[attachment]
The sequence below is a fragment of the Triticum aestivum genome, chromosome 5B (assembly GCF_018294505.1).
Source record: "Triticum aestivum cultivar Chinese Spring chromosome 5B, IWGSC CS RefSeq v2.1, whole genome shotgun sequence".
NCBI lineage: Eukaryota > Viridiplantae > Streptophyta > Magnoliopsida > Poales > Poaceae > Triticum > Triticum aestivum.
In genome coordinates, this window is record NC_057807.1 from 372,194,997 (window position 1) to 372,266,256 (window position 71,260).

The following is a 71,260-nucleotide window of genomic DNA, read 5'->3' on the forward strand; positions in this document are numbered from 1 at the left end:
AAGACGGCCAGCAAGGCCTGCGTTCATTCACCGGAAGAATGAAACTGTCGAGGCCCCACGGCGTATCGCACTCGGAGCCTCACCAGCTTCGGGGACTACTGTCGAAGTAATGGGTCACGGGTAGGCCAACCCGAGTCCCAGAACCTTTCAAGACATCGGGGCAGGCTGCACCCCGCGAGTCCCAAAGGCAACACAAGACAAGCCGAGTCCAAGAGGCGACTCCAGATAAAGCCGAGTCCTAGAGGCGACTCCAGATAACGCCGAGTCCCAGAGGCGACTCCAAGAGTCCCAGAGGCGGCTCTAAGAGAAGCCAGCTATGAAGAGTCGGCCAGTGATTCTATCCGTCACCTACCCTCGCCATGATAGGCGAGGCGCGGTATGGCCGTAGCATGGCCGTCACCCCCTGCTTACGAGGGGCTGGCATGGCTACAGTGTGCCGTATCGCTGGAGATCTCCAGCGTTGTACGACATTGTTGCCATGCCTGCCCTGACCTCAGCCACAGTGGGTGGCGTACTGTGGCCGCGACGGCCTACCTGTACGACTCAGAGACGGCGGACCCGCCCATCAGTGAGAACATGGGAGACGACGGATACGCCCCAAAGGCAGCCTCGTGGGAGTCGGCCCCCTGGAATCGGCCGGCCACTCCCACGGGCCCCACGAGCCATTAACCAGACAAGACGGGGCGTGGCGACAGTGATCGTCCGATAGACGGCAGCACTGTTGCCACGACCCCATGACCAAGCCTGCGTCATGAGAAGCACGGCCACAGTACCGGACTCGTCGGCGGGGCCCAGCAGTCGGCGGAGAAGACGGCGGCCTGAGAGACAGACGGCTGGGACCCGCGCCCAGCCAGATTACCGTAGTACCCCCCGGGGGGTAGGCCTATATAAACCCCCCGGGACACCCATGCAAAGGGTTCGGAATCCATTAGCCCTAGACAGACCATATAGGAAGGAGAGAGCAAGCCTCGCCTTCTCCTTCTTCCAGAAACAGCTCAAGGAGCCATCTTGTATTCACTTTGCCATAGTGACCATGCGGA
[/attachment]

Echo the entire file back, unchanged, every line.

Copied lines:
The sequence below is a fragment of the Triticum aestivum genome, chromosome 5B (assembly GCF_018294505.1).
Source record: "Triticum aestivum cultivar Chinese Spring chromosome 5B, IWGSC CS RefSeq v2.1, whole genome shotgun sequence".
NCBI lineage: Eukaryota > Viridiplantae > Streptophyta > Magnoliopsida > Poales > Poaceae > Triticum > Triticum aestivum.
In genome coordinates, this window is record NC_057807.1 from 372,194,997 (window position 1) to 372,266,256 (window position 71,260).

The following is a 71,260-nucleotide window of genomic DNA, read 5'->3' on the forward strand; positions in this document are numbered from 1 at the left end:
AAGACGGCCAGCAAGGCCTGCGTTCATTCACCGGAAGAATGAAACTGTCGAGGCCCCACGGCGTATCGCACTCGGAGCCTCACCAGCTTCGGGGACTACTGTCGAAGTAATGGGTCACGGGTAGGCCAACCCGAGTCCCAGAACCTTTCAAGACATCGGGGCAGGCTGCACCCCGCGAGTCCCAAAGGCAACACAAGACAAGCCGAGTCCAAGAGGCGACTCCAGATAAAGCCGAGTCCTAGAGGCGACTCCAGATAACGCCGAGTCCCAGAGGCGACTCCAAGAGTCCCAGAGGCGGCTCTAAGAGAAGCCAGCTATGAAGAGTCGGCCAGTGATTCTATCCGTCACCTACCCTCGCCATGATAGGCGAGGCGCGGTATGGCCGTAGCATGGCCGTCACCCCCTGCTTACGAGGGGCTGGCATGGCTACAGTGTGCCGTATCGCTGGAGATCTCCAGCGTTGTACGACATTGTTGCCATGCCTGCCCTGACCTCAGCCACAGTGGGTGGCGTACTGTGGCCGCGACGGCCTACCTGTACGACTCAGAGACGGCGGACCCGCCCATCAGTGAGAACATGGGAGACGACGGATACGCCCCAAAGGCAGCCTCGTGGGAGTCGGCCCCCTGGAATCGGCCGGCCACTCCCACGGGCCCCACGAGCCATTAACCAGACAAGACGGGGCGTGGCGACAGTGATCGTCCGATAGACGGCAGCACTGTTGCCACGACCCCATGACCAAGCCTGCGTCATGAGAAGCACGGCCACAGTACCGGACTCGTCGGCGGGGCCCAGCAGTCGGCGGAGAAGACGGCGGCCTGAGAGACAGACGGCTGGGACCCGCGCCCAGCCAGATTACCGTAGTACCCCCCGGGGGGTAGGCCTATATAAACCCCCCGGGACACCCATGCAAAGGGTTCGGAATCCATTAGCCCTAGACAGACCATATAGGAAGGAGAGAGCAAGCCTCGCCTTCTCCTTCTTCCAGAAACAGCTCAAGGAGCCATCTTGTATTCACTTTGCCATAGTGACCATGCGGA